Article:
Right of Parent to Choose Prospective Adoptive Parents for His/Her Child
Parental rights are fundamental and protected by our Constitution and the laws of our country. To terminate parental rights, there must be a significant reason, such as abuse, neglect, or harm, to permit the consideration of whether a parent is in fact “fit” to have custody of a child. It is up to the court’s discretion to determine that a parent who has either abandoned or otherwise neglected, abused, or harmed a child, should no longer have parental rights and the child should either enter into the system, should be adopted by a family member, or the spouse of the other parent. If you believe that your parental rights are in danger, it is important to speak with an experienced family law attorney.
New Law Provides Option for Parent to Choose Adoptive Parents
A new law went into effect on July 1, 2016 and relates to children who are within the state’s protection system. These children have been involved in abusive, neglectful, or abandoned homes and these allegations are in the process of being investigated by the Department of Children and Families. When a child is taken from a home under these circumstances, the state becomes the in loco parentis and acts as the custodian for the child until there is a determination about the parents’ parental rights. The new law outlines the requirements of when, where, and how a new adoptive entity may take custody of the child currently in the state’s protection.
What is Abandonment?
First and foremost, abandonment is defined as the situation where a parent, legal custodian, caregiver, or guardian is absent or otherwise does not significantly contribute to the child’s welfare and care or has otherwise failed to create or maintain a positive and contributing relationship with the child. Intermittent visitation or communication are examples of a lack of a positive relationship and could support a finding of abandonment. A parent who is incarcerated or is in and out of jail may be found to have abandoned his/her child depending on the discretion of the court.
“Best Interest of the Child” Standard for Choosing Prospective Adoptive Parents
Secondly, the new law determined that if a child is in the state’s custody, and the parental rights have not yet been terminated, parental consent to allow a child to be placed in a new adoptive home selected by the parent is considered valid, binding, and enforceable. In other words, a parent may provide consent to allow an adoptive family of the parent’s choosing to maintain the child, even where his/her parental rights have yet to be severed. The new law provides that the placement of the child’s adoptive home is subject to a higher threshold; the placement of the child in a new home must be in the “best interest of the child” rather than merely “appropriate” as stated originally.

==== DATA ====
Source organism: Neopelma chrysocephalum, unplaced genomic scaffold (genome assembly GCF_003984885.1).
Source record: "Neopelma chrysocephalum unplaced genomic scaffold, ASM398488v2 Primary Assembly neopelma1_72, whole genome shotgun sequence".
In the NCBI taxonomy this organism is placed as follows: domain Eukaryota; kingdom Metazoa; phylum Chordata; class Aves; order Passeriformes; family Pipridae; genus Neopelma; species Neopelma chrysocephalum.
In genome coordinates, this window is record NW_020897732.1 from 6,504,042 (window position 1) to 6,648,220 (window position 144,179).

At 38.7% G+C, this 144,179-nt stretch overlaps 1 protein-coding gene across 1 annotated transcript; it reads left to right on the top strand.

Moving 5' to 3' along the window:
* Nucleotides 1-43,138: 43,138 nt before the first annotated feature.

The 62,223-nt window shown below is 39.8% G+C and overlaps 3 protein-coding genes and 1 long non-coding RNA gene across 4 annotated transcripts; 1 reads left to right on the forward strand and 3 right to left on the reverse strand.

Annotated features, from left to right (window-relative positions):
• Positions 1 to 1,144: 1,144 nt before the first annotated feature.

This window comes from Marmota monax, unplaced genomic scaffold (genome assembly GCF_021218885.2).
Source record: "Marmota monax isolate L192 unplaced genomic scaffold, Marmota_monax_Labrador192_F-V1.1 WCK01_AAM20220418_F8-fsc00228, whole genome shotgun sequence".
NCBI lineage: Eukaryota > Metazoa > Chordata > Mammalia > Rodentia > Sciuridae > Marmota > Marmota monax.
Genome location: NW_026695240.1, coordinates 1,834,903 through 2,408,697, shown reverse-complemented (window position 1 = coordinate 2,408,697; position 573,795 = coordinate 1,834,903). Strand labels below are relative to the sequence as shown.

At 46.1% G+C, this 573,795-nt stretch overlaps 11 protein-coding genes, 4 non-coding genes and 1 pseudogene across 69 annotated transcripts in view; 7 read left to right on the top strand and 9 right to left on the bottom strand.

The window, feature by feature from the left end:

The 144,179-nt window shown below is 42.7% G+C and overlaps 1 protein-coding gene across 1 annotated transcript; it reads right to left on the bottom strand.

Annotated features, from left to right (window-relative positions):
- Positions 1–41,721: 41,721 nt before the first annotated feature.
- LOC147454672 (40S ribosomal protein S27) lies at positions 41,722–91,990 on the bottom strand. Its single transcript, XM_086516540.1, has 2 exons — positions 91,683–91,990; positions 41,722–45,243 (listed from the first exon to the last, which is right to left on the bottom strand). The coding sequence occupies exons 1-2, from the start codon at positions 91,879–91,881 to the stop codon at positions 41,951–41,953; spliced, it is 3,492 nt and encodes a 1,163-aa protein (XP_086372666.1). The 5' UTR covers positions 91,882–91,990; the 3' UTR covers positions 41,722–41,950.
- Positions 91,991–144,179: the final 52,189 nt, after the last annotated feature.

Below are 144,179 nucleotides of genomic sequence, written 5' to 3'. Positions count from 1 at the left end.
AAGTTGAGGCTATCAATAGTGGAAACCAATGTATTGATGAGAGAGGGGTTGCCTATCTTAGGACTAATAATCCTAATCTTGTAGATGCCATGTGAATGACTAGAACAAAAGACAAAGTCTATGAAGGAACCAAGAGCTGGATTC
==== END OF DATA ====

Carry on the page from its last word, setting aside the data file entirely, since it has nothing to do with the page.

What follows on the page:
The new law not only permits parents whose children are in the system to help select the prospective adoptive parent of the child (under the “best interest of the child” standard), but requires that the court determine if the placement is permissible.
Advantages and Disadvantages of the New Law
The purpose of this law is to give some control to a parent who may lose his/her parental rights. There are some advantages and disadvantages to allowing a parent to choose who might adopt his/her child. For example, where a parent can choose the adoptive parents, the child in question is better off outside of the foster care system and where the child has strong ties to the community it makes sense that a parent who is losing parental rights may want the child to end up with a relative or family friend. A child that may stay with his/her friends, school, and community is more likely to be less traumatized by the shift in custody. The disadvantage is that a child may be in a situation where he/she is close to the parent who allegedly abandoned, neglected, or abused the child. However, if there are allegations of abuse, neglect, or abandonment, it is within the court’s discretion to determine that a family friend or relative of the parent may not be the best choice because it could leave the child in a vulnerable situation.
Please contact West Palm Beach family law attorney William Wallshein for a confidential consultation regarding the putative father registry and its requirements in Florida.